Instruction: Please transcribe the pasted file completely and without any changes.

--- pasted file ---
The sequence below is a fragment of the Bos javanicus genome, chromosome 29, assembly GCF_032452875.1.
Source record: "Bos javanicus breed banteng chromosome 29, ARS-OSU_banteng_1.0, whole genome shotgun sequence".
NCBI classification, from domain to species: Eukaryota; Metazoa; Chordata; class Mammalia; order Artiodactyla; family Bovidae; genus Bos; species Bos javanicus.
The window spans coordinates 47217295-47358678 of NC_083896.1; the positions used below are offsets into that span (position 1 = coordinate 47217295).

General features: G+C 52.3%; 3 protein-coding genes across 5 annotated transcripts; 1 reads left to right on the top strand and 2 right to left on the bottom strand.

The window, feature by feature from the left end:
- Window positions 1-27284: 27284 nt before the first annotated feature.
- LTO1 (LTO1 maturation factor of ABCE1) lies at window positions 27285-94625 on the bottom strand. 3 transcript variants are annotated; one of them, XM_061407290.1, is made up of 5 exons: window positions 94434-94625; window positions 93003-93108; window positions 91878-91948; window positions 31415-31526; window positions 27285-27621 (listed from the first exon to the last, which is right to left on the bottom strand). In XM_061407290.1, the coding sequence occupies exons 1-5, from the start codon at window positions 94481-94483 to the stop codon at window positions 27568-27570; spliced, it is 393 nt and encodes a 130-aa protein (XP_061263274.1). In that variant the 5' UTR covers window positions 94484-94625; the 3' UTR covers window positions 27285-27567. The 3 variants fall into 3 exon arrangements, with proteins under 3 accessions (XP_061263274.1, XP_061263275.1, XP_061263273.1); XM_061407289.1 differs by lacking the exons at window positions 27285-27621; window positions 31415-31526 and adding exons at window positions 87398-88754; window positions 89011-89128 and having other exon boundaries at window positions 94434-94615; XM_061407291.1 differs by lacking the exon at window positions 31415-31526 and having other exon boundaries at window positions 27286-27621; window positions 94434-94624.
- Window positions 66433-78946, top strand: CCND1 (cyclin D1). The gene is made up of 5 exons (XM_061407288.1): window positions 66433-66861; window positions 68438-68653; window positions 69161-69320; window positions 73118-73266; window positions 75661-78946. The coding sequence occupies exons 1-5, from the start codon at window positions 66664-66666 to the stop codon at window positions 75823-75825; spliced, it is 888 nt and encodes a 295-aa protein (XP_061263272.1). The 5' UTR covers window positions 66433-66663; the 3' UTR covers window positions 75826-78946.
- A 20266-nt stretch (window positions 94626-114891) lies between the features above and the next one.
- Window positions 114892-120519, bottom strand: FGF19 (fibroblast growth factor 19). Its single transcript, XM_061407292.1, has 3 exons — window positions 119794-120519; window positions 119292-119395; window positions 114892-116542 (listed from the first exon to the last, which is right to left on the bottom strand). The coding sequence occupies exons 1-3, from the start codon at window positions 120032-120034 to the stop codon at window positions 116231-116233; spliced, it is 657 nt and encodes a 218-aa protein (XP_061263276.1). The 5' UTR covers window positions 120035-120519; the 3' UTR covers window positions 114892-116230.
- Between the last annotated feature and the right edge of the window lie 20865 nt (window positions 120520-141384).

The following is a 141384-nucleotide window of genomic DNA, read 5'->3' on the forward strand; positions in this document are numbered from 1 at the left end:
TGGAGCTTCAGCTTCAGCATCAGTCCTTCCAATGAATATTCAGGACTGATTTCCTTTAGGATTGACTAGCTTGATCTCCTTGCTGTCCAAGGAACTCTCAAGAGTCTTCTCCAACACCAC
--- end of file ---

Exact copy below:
The sequence below is a fragment of the Bos javanicus genome, chromosome 29, assembly GCF_032452875.1.
Source record: "Bos javanicus breed banteng chromosome 29, ARS-OSU_banteng_1.0, whole genome shotgun sequence".
NCBI classification, from domain to species: Eukaryota; Metazoa; Chordata; class Mammalia; order Artiodactyla; family Bovidae; genus Bos; species Bos javanicus.
The window spans coordinates 47217295-47358678 of NC_083896.1; the positions used below are offsets into that span (position 1 = coordinate 47217295).

General features: G+C 52.3%; 3 protein-coding genes across 5 annotated transcripts; 1 reads left to right on the top strand and 2 right to left on the bottom strand.

The window, feature by feature from the left end:
- Window positions 1-27284: 27284 nt before the first annotated feature.
- LTO1 (LTO1 maturation factor of ABCE1) lies at window positions 27285-94625 on the bottom strand. 3 transcript variants are annotated; one of them, XM_061407290.1, is made up of 5 exons: window positions 94434-94625; window positions 93003-93108; window positions 91878-91948; window positions 31415-31526; window positions 27285-27621 (listed from the first exon to the last, which is right to left on the bottom strand). In XM_061407290.1, the coding sequence occupies exons 1-5, from the start codon at window positions 94481-94483 to the stop codon at window positions 27568-27570; spliced, it is 393 nt and encodes a 130-aa protein (XP_061263274.1). In that variant the 5' UTR covers window positions 94484-94625; the 3' UTR covers window positions 27285-27567. The 3 variants fall into 3 exon arrangements, with proteins under 3 accessions (XP_061263274.1, XP_061263275.1, XP_061263273.1); XM_061407289.1 differs by lacking the exons at window positions 27285-27621; window positions 31415-31526 and adding exons at window positions 87398-88754; window positions 89011-89128 and having other exon boundaries at window positions 94434-94615; XM_061407291.1 differs by lacking the exon at window positions 31415-31526 and having other exon boundaries at window positions 27286-27621; window positions 94434-94624.
- Window positions 66433-78946, top strand: CCND1 (cyclin D1). The gene is made up of 5 exons (XM_061407288.1): window positions 66433-66861; window positions 68438-68653; window positions 69161-69320; window positions 73118-73266; window positions 75661-78946. The coding sequence occupies exons 1-5, from the start codon at window positions 66664-66666 to the stop codon at window positions 75823-75825; spliced, it is 888 nt and encodes a 295-aa protein (XP_061263272.1). The 5' UTR covers window positions 66433-66663; the 3' UTR covers window positions 75826-78946.
- A 20266-nt stretch (window positions 94626-114891) lies between the features above and the next one.
- Window positions 114892-120519, bottom strand: FGF19 (fibroblast growth factor 19). Its single transcript, XM_061407292.1, has 3 exons — window positions 119794-120519; window positions 119292-119395; window positions 114892-116542 (listed from the first exon to the last, which is right to left on the bottom strand). The coding sequence occupies exons 1-3, from the start codon at window positions 120032-120034 to the stop codon at window positions 116231-116233; spliced, it is 657 nt and encodes a 218-aa protein (XP_061263276.1). The 5' UTR covers window positions 120035-120519; the 3' UTR covers window positions 114892-116230.
- Between the last annotated feature and the right edge of the window lie 20865 nt (window positions 120520-141384).

The following is a 141384-nucleotide window of genomic DNA, read 5'->3' on the forward strand; positions in this document are numbered from 1 at the left end:
TGGAGCTTCAGCTTCAGCATCAGTCCTTCCAATGAATATTCAGGACTGATTTCCTTTAGGATTGACTAGCTTGATCTCCTTGCTGTCCAAGGAACTCTCAAGAGTCTTCTCCAACACCAC